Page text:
When the Latent Damage Act 1986 was introduced, many thought it was a sensible compromise between the need for a long-stop date and the need to protect those unaware of a latent defect. In essence it gives a claimant three years from the date when he knew or should have known of a problem to issue proceedings. However, it has not quite proved the panacea many had hoped. It was soon held to be confined to claims in tort, which are now relatively unusual in the construction field following the seminal decision of Murphy v Brentwood in 1990.
Renwick v Simon and Michael Brooke Architects
In Renwick v Simon and Michael Brooke Architects, the Latent Damage Act 1986 might have been expected to assist the claimants, who became aware of a defect some time after completion of the construction of a large basement room beneath their garden (described in the judgment as the “garden room”, although it sounds more like a swimming pool from the judge’s description).
The works to the garden room were concluded by November 2001, and water ingress began soon afterwards. The initial construction works had been designed and inspected by structural engineers, but failed to keep the basement watertight. Crucially, the claimants wrote to their architect in February 2002 and said:
“I returned to site yesterday afternoon and the underground room having been pumped dry was rapidly filling up with water again. You could see quite clearly where the water was gushing in. At this stage, before the joints are covered over, we require the structural engineer to visit the site and give us a considered report, failing this we will have no option to take legal action against him to have the whole job re-done”.
In fact, a remedial scheme kept the waters at bay for some five years, but the problem reappeared in 2007 and proceedings were finally issued in July 2010. The engineers applied for summary judgment to have the action struck out, arguing that the claimants were not entitled to rely on section 14A of the Limitation Act 1980.
When does time start running?
The problem for the claimants was that their February 2002 letter was damning. The Latent Damage Act 1986 provides that time runs from the date on which the claimant had both the knowledge required to bring an action for damages and the right to bring such action. In fact these ingredients were complete when that letter was written.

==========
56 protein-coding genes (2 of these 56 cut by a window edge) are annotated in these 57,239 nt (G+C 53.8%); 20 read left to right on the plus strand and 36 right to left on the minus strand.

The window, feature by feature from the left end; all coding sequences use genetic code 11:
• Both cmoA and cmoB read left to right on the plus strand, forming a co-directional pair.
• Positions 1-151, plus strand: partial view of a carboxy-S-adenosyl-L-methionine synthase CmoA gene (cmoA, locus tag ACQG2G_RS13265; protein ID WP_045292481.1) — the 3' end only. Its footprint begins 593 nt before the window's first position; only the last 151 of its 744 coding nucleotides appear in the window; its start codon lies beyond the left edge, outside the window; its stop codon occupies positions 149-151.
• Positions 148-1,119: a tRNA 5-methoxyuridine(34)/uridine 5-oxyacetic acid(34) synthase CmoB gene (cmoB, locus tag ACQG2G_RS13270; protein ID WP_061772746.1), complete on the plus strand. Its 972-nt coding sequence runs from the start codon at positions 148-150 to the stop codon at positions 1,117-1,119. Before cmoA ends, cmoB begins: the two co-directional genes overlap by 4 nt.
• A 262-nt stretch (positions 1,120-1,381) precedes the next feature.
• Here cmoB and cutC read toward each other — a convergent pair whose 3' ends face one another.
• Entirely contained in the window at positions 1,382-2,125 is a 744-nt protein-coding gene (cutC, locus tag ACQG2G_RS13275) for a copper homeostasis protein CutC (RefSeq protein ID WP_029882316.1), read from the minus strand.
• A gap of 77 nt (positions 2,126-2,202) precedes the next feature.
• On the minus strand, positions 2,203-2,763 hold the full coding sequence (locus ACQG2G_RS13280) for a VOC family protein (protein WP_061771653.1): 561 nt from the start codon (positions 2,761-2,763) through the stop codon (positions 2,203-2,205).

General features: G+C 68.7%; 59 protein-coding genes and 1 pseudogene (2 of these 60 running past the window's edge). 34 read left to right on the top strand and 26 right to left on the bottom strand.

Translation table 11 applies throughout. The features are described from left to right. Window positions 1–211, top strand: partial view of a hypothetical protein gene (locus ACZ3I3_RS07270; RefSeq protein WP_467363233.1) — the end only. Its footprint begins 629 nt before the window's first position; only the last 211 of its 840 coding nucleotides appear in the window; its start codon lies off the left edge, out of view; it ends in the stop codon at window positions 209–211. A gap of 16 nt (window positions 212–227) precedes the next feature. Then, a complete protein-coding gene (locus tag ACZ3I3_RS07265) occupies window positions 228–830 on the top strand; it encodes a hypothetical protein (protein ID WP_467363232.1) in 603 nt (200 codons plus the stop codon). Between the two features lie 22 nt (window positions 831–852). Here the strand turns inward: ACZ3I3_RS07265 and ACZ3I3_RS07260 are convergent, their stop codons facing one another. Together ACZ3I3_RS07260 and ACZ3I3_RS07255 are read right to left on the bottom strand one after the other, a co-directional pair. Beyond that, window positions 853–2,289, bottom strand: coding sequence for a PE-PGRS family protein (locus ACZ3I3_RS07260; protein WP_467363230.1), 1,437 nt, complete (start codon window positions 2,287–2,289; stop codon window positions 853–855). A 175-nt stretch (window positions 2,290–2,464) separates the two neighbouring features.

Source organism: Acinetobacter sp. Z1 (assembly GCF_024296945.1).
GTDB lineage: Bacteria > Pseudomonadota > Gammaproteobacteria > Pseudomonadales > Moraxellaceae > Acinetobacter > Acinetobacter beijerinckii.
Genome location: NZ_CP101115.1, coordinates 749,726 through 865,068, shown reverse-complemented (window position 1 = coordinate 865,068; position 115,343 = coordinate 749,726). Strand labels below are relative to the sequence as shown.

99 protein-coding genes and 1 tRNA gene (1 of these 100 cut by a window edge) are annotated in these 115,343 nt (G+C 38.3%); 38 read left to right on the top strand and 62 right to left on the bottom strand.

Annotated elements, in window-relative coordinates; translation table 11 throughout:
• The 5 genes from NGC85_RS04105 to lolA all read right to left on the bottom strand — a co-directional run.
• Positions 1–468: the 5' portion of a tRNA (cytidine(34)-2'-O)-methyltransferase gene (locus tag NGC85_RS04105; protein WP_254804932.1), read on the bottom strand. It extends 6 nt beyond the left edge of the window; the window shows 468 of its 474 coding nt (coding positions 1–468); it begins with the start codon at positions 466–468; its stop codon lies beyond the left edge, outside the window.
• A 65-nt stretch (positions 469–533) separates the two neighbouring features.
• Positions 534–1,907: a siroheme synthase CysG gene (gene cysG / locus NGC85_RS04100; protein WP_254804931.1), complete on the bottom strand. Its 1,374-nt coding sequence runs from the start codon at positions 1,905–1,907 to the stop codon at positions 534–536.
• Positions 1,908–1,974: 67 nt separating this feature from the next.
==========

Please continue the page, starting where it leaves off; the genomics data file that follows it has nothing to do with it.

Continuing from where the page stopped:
The House of Lords’ judgment in the leading case of Haward v Fawcetts in 2006 was interpreted to mean that the claimants must have taken action within three years of knowing essential facts and matters to either institute a claim, take advice or collate evidence. Mere suspicion will not do, but if the claimants know that the damage is attributable to the acts or omissions said ultimately to constitute negligence, as well as the identity of the defendant (who is alleged to have been negligent), time will begin to run. The claimants’ February 2002 letter effectively complied with these requirements and therefore time had begun to run against them.
What about the remedial scheme?
The claimants also pleaded a separate act of negligence based on the failure of the remedial scheme. They alleged that advice in 2001 and 2002 on the type of remedial scheme to adopt was negligent, and the damage from that breach of duty arose when harm flowing from it occurred, namely when the remedial solution failed in 2007. If that was the case, there would be no limitation issue.
The court held that this aspect of the claim had a “sufficiently arguable prospect of succeeding, subject to proof” and so did not grant summary judgment.
and the moral is?
The moral of this case must be that once a serious problem is suspected and some potential culpability on the part of an identified defendant is established (here the structural engineer), it should be assumed that time for limitation purposes will begin to run. The purpose of the Latent Damage Act 1986 is to give a claimant a reasonable period to conduct investigations, in particular by obtaining an expert’s report, but that period is not open-ended. The claimants here may have been lulled into a false sense of security as the remedial scheme appeared to work for a while but, when the problem reoccurred, it was too late to claim for the original act of negligence.